The US Navy has agreed to further limit use of low-frequency active sonar to prevent possible harm to whales and other creatures, reports said Wednesday, dpa reported.
The new limits were included in a federal court-approved settlement with environmental groups and would ban the use of the low-frequency active sonar in areas in the Pacific Ocean that are known to be whale breeding grounds and key habitat, such as the Humpback Whale National Marine Sanctuary off Hawaii.
The Navy must also limit testing seasonally and in coastal areas.
The settlement brings to an end a protracted battle between the sides over the risk to whales and other marine life posed by underwater noise from sonar exercises.
Navy officials insist that the sonar exercises are essential for sailors to train to detect ultra-quiet submarines being developed by nations such as Iran and North Korea.
Scientists say sonar damages the hearing organs of sea mammals, disrupts their lives and has caused many whale species to beach themselves on shores. Environmentalists urged the Navy to conduct the training in areas spots where whales are not common.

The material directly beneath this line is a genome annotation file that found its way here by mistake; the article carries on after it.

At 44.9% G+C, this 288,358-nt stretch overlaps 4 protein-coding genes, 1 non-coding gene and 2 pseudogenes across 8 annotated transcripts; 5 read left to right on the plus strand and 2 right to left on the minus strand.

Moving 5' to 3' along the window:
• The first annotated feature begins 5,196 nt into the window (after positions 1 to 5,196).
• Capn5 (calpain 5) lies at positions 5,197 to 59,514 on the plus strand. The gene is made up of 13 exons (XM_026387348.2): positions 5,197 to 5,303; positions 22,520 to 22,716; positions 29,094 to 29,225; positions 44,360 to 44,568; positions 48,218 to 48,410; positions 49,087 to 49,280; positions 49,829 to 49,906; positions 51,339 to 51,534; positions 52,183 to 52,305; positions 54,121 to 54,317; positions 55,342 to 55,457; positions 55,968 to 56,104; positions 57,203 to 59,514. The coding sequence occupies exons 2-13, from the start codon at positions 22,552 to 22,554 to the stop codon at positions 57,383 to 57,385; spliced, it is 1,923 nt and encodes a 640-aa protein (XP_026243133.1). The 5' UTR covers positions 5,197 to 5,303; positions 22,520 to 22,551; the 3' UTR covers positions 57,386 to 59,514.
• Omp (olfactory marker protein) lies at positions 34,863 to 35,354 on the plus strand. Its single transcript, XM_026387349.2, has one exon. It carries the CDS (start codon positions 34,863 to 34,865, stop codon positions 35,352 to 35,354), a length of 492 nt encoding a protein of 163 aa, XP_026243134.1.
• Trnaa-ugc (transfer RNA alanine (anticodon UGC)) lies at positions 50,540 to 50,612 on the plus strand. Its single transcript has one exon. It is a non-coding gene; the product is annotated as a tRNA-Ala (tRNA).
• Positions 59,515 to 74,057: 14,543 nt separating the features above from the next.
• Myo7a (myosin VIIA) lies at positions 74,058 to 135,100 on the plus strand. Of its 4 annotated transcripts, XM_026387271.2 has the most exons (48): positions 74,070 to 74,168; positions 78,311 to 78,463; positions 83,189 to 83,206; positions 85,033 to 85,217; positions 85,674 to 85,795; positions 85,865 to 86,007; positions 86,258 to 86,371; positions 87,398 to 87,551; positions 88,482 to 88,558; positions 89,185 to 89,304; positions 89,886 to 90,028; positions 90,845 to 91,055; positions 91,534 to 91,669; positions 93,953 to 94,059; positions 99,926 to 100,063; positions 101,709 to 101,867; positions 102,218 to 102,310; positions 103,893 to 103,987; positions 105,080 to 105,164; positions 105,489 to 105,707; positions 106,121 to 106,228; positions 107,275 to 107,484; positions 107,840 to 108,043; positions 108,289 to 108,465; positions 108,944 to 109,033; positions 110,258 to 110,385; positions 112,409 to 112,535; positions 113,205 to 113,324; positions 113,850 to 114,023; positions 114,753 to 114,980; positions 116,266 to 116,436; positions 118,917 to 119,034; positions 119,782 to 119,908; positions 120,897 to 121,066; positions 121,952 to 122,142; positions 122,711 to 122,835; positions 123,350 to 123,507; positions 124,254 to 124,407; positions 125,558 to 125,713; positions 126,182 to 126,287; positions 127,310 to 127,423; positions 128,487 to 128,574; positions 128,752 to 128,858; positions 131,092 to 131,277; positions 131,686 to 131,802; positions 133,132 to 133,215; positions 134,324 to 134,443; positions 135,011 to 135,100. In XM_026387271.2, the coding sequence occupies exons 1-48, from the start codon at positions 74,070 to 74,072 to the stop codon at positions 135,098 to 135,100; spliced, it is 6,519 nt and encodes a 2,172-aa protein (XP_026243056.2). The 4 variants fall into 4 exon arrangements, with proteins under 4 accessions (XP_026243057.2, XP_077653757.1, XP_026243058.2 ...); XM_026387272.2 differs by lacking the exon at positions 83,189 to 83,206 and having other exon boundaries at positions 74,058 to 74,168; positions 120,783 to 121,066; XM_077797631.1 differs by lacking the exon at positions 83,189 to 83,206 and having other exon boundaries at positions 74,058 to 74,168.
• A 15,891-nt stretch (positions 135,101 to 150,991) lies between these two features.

"Limiting sonar use in breeding grounds and other key habitat areas is essential for the conservation of whales, dolphins and other marine mammals," said Naomi Rose, marine mammal scientist for the Humane Society of the United States. "This agreement protects both national security and our most treasured natural resources."
A Navy spokesman told The Los Angeles Times that the agreement was reached Friday and signed by the judge Tuesday.
"We get some areas to train and they get some areas that are off- limits," the spokesman said.
The agreement stemmed from a lawsuit filed last year challenging the National Marine Fisheries Service's approval of the Navy's low- frequency sonar exercises.
In February, US Magistrate Elizabeth D Laporte ordered the Navy to reach a compromise with the environmentalists over the low-frequency sonar issue, after finding that it needed to train with sonar but that it could avoid areas where whales and other marine life could be harmed.
A separate lawsuit, not involved in Tuesday's announcement, involves mid-frequency sonar. That case is pending at the US Supreme Court. That type of sonar is already subject to Navy rules limiting its near whales.